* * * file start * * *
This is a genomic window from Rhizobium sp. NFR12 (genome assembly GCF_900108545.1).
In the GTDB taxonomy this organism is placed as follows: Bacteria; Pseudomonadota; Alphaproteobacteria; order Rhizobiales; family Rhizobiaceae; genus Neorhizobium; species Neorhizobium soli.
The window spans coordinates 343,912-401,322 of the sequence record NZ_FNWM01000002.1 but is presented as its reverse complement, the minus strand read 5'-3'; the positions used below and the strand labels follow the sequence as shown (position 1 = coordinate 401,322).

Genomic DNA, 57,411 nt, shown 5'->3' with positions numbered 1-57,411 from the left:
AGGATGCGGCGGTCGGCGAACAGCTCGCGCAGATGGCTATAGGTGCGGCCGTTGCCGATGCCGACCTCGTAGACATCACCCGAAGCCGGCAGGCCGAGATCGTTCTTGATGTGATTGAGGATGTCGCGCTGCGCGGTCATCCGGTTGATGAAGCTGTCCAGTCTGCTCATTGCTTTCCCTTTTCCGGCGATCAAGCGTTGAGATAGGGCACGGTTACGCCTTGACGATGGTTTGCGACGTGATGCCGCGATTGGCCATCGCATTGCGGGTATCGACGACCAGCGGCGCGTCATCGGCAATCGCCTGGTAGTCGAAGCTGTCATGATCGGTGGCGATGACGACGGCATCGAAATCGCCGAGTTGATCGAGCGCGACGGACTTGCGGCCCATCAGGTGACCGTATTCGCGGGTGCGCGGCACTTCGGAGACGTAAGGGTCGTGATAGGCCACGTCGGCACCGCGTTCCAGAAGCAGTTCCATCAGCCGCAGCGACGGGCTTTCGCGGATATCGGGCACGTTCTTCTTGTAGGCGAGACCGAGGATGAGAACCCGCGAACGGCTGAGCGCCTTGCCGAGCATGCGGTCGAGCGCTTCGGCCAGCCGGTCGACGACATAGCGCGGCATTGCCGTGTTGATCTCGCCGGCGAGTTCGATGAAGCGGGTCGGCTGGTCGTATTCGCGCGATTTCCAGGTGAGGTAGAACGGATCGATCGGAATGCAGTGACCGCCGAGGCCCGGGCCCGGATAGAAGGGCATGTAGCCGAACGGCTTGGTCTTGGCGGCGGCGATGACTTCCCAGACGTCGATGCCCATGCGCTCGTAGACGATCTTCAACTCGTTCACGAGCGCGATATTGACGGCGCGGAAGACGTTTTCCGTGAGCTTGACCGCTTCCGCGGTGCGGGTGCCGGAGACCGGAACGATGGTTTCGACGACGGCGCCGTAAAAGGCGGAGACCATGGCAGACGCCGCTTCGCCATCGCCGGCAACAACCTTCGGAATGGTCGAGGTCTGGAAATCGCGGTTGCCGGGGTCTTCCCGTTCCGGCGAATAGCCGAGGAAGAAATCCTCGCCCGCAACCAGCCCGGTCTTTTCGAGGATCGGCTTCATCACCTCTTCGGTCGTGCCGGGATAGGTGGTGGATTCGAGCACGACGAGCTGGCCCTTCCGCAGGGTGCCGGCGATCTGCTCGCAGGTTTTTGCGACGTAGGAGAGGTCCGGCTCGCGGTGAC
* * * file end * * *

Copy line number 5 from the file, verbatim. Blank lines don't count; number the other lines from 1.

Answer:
AGGATGCGGCGGTCGGCGAACAGCTCGCGCAGATGGCTATAGGTGCGGCCGTTGCCGATGCCGACCTCGTAGACATCACCCGAAGCCGGCAGGCCGAGATCGTTCTTGATGTGATTGAGGATGTCGCGCTGCGCGGTCATCCGGTTGATGAAGCTGTCCAGTCTGCTCATTGCTTTCCCTTTTCCGGCGATCAAGCGTTGAGATAGGGCACGGTTACGCCTTGACGATGGTTTGCGACGTGATGCCGCGATTGGCCATCGCATTGCGGGTATCGACGACCAGCGGCGCGTCATCGGCAATCGCCTGGTAGTCGAAGCTGTCATGATCGGTGGCGATGACGACGGCATCGAAATCGCCGAGTTGATCGAGCGCGACGGACTTGCGGCCCATCAGGTGACCGTATTCGCGGGTGCGCGGCACTTCGGAGACGTAAGGGTCGTGATAGGCCACGTCGGCACCGCGTTCCAGAAGCAGTTCCATCAGCCGCAGCGACGGGCTTTCGCGGATATCGGGCACGTTCTTCTTGTAGGCGAGACCGAGGATGAGAACCCGCGAACGGCTGAGCGCCTTGCCGAGCATGCGGTCGAGCGCTTCGGCCAGCCGGTCGACGACATAGCGCGGCATTGCCGTGTTGATCTCGCCGGCGAGTTCGATGAAGCGGGTCGGCTGGTCGTATTCGCGCGATTTCCAGGTGAGGTAGAACGGATCGATCGGAATGCAGTGACCGCCGAGGCCCGGGCCCGGATAGAAGGGCATGTAGCCGAACGGCTTGGTCTTGGCGGCGGCGATGACTTCCCAGACGTCGATGCCCATGCGCTCGTAGACGATCTTCAACTCGTTCACGAGCGCGATATTGACGGCGCGGAAGACGTTTTCCGTGAGCTTGACCGCTTCCGCGGTGCGGGTGCCGGAGACCGGAACGATGGTTTCGACGACGGCGCCGTAAAAGGCGGAGACCATGGCAGACGCCGCTTCGCCATCGCCGGCAACAACCTTCGGAATGGTCGAGGTCTGGAAATCGCGGTTGCCGGGGTCTTCCCGTTCCGGCGAATAGCCGAGGAAGAAATCCTCGCCCGCAACCAGCCCGGTCTTTTCGAGGATCGGCTTCATCACCTCTTCGGTCGTGCCGGGATAGGTGGTGGATTCGAGCACGACGAGCTGGCCCTTCCGCAGGGTGCCGGCGATCTGCTCGCAGGTTTTTGCGACGTAGGAGAGGTCCGGCTCGCGGTGAC